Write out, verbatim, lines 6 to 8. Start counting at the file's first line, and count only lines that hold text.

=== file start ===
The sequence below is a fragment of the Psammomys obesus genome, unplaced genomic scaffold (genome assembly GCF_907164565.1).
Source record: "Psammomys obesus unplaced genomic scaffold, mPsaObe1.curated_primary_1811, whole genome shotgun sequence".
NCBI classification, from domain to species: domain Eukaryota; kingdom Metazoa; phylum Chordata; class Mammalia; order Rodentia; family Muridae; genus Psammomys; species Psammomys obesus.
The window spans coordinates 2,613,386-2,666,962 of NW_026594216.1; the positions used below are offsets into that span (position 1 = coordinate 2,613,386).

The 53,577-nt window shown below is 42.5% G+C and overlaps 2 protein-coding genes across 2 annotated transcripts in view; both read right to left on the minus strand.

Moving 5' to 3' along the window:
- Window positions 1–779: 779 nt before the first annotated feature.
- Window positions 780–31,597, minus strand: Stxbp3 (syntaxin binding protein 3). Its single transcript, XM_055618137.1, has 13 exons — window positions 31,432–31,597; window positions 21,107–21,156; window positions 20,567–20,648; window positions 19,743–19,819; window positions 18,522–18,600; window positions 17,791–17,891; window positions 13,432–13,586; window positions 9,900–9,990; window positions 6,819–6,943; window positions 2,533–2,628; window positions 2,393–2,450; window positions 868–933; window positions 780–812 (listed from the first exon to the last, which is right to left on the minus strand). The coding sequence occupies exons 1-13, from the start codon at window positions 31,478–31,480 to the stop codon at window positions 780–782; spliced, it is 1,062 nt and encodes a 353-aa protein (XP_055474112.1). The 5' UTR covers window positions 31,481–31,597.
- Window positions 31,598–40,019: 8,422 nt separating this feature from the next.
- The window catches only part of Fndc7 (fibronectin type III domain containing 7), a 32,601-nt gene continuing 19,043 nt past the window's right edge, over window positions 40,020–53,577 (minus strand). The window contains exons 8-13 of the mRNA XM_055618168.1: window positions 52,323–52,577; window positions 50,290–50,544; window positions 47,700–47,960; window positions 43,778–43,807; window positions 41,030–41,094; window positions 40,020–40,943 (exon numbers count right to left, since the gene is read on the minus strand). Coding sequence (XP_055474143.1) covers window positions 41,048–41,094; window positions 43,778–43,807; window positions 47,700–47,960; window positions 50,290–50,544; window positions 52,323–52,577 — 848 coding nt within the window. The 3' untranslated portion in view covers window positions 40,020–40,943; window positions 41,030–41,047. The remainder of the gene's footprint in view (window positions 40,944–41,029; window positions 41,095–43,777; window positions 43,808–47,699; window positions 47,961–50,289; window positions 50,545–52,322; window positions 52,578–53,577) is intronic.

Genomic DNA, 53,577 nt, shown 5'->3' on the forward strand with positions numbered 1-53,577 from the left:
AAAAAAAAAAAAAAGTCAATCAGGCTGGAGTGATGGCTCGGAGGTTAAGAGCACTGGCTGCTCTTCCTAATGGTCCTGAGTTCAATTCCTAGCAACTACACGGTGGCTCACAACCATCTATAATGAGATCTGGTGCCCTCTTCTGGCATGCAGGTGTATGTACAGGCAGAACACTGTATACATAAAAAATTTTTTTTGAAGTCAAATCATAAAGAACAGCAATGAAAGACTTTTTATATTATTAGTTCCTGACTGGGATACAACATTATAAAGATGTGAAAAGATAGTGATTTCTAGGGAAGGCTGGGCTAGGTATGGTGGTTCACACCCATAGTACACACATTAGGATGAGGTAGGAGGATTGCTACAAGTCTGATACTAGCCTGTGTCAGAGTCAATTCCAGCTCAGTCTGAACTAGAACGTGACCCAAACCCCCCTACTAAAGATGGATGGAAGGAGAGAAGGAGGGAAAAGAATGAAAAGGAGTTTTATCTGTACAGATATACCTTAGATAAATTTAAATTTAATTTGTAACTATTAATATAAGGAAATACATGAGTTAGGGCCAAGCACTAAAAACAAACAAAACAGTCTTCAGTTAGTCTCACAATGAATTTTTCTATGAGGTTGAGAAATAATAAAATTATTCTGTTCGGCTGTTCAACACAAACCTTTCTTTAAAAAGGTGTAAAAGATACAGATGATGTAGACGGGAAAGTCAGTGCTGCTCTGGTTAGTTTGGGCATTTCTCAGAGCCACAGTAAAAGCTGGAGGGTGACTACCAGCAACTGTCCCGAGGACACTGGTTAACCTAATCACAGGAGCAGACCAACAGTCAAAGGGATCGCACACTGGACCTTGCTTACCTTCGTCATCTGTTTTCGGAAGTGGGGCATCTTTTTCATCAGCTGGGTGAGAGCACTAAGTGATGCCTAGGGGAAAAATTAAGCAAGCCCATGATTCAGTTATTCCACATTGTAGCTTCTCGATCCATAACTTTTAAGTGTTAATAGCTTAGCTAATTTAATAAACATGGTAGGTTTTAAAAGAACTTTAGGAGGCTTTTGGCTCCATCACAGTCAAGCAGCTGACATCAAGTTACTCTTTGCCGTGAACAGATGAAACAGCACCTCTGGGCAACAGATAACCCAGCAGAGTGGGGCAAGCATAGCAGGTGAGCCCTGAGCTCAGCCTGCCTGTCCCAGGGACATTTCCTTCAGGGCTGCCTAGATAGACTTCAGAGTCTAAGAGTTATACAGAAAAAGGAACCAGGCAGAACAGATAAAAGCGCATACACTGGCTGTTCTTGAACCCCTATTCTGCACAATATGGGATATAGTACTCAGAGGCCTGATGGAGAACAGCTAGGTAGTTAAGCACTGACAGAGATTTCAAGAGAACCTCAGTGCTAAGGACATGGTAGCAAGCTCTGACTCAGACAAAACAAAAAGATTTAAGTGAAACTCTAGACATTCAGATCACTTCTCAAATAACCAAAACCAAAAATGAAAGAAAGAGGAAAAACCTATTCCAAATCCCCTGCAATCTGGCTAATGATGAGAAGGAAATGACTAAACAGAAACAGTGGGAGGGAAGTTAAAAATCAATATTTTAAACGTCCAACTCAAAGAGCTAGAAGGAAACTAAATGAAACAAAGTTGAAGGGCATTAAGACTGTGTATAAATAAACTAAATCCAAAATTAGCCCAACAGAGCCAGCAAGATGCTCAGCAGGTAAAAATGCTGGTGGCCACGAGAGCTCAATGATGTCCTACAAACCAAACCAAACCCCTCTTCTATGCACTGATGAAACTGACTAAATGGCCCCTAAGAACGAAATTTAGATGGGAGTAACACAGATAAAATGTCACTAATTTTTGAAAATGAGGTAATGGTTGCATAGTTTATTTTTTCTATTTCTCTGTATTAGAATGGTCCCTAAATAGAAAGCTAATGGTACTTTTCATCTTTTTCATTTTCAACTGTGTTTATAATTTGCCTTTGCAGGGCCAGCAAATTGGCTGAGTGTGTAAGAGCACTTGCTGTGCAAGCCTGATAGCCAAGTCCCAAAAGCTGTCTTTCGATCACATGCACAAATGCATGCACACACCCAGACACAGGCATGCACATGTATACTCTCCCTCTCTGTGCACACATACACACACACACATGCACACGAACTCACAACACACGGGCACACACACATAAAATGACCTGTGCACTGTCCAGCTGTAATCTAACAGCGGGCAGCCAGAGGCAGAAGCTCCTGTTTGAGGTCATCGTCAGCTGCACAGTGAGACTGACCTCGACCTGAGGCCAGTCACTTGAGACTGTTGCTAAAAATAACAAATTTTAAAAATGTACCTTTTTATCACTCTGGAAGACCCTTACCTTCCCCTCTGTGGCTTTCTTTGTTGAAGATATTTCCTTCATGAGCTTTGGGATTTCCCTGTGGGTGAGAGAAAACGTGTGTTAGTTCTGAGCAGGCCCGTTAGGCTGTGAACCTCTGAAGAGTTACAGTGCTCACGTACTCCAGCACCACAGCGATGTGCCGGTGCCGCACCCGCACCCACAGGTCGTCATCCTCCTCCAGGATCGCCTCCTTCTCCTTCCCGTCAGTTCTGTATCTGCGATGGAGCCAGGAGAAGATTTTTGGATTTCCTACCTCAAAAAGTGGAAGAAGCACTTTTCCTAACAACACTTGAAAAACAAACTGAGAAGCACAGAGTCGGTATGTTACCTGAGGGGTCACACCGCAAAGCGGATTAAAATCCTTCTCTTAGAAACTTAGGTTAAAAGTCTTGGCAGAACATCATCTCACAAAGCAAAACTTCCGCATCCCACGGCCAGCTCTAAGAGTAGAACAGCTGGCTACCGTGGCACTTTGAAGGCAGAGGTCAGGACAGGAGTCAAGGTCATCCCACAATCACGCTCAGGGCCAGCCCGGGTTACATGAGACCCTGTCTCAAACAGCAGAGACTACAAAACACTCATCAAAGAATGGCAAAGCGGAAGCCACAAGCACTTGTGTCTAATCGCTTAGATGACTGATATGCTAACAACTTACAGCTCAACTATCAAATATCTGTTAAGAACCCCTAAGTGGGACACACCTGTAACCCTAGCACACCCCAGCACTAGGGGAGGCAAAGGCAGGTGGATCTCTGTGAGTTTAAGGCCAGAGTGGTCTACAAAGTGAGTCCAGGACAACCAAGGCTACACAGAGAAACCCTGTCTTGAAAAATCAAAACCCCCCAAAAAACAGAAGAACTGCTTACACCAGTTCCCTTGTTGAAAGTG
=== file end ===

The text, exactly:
Moving 5' to 3' along the window:
- Window positions 1–779: 779 nt before the first annotated feature.
- Window positions 780–31,597, minus strand: Stxbp3 (syntaxin binding protein 3). Its single transcript, XM_055618137.1, has 13 exons — window positions 31,432–31,597; window positions 21,107–21,156; window positions 20,567–20,648; window positions 19,743–19,819; window positions 18,522–18,600; window positions 17,791–17,891; window positions 13,432–13,586; window positions 9,900–9,990; window positions 6,819–6,943; window positions 2,533–2,628; window positions 2,393–2,450; window positions 868–933; window positions 780–812 (listed from the first exon to the last, which is right to left on the minus strand). The coding sequence occupies exons 1-13, from the start codon at window positions 31,478–31,480 to the stop codon at window positions 780–782; spliced, it is 1,062 nt and encodes a 353-aa protein (XP_055474112.1). The 5' UTR covers window positions 31,481–31,597.